Irritable bowel syndrome (IBS) belongs to functional gastrointestinal disorders and is characterized by abdominal pain and change in stool consistency and/or bowel habits. Etiological factors include gastrointestinal peristalsis disturbances, visceral hypersensitivity, chronic inflammation of the mucous membrane, dysbacteremia, intestinal infections, psychosomatic and nutritional factors. Gastrointestinal motility disturbances in case of IBS are manifested by the inhibition of the intestinal passage, which favors the development of constipation or occurrence of diarrhea.
<bold>The aim of the study</bold> was to evaluate IBS symptoms and demonstrate the relationship between physical activity and place of residence amongst Warsaw University students.
<bold>Material and methods.</bold> The study was conducted in march, 2014 using a specific questionnaire, amongst Warsaw University students. The study group comprised 120 female patients, aged between 19 and 27 years (M=23.43; SD=1.29). The chi-square test was used for analysis, p<0.05 was considered as statistically significant.
<bold>Results.</bold> The BMI of investigated patients ranged between 16.30-31.22 kg/m2 (M=21.27; SD=2.71). The majority of respondents (76.6%) weighed within the normal limits. Abdominal pain or discomfort occurred more frequently in the group of students who considered their physical activity as low. In case of respondents with a low physical activity bowel movement disorders and stool continence changes occurred more often, as compared to those with moderate physical activity. The most common symptom was rectal tenesmus, the least common-presence of mucous in the stool. Analysis showed that students with low physical activity were more frequently absent from school/work, due to abdominal symptoms. The respondents with moderate activity more often considered their abdominal symptoms, being associated with stress.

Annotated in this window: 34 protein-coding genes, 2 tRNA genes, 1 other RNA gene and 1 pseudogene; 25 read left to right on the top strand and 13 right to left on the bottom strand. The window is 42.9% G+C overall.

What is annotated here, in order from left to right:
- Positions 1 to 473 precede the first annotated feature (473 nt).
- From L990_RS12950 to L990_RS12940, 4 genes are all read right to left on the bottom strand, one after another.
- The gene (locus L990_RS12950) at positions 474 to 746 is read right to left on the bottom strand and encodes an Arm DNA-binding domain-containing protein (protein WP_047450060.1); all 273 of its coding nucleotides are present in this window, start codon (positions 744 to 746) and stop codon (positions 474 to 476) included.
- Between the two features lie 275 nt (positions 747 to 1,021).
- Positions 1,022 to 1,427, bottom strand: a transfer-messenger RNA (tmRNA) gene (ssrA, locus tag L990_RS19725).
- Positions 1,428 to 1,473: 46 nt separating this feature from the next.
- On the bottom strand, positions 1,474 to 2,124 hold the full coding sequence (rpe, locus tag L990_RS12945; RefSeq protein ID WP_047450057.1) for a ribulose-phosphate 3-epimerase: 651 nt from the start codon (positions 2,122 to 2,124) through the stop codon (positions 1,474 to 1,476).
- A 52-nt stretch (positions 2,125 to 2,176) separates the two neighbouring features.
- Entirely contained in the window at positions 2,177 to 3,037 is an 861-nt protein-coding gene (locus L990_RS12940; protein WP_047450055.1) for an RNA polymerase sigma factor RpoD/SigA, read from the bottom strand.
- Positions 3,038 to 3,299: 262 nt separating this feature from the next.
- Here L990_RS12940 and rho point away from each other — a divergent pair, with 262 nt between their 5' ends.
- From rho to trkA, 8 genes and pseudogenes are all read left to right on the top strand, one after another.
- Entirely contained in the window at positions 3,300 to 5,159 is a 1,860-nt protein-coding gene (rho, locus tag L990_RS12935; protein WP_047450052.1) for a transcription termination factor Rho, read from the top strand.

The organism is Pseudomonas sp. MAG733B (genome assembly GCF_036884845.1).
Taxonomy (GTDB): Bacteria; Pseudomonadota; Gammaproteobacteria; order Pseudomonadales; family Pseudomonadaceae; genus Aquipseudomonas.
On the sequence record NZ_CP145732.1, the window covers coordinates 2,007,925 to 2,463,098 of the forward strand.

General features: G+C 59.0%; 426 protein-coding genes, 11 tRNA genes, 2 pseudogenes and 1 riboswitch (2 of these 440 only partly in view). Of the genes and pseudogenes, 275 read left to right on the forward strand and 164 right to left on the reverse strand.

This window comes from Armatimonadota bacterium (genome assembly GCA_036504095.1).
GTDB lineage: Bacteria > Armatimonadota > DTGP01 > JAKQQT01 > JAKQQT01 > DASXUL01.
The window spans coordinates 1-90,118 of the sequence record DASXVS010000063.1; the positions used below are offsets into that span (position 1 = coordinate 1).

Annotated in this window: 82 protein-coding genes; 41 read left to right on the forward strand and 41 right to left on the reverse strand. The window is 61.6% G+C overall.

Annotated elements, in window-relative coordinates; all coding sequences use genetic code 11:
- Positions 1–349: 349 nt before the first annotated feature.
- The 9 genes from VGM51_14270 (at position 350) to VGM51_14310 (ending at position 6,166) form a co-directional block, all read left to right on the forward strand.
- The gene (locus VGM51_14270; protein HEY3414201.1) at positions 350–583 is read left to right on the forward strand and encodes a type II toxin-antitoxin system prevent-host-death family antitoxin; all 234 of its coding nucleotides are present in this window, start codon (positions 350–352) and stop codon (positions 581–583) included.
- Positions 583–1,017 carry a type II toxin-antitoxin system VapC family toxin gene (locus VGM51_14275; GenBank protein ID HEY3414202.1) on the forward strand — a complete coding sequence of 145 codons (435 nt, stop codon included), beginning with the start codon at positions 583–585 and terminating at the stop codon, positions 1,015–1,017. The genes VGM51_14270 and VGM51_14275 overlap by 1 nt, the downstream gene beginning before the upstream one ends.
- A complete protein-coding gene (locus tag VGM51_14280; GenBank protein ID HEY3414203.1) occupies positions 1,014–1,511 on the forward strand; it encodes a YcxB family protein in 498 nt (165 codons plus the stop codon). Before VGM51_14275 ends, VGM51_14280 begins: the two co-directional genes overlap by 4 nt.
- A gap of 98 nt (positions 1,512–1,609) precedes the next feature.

<bold>Conclusions.</bold> IBS symptoms are common amongst Warsaw University students. In case of respondents with low physical activity, abdominal pain or discomfort occurred more often. It has been demonstrated that diet and stress might contribute to the occurrence of abdominal symptoms, being evidence of IBS.
Financed by the National Centre for Research and Development under grant No. SP/I/1/77065/10 by the strategic scientific research and experimental development program:
SYNAT - “Interdisciplinary System for Interactive Scientific and Scientific-Technical Information”.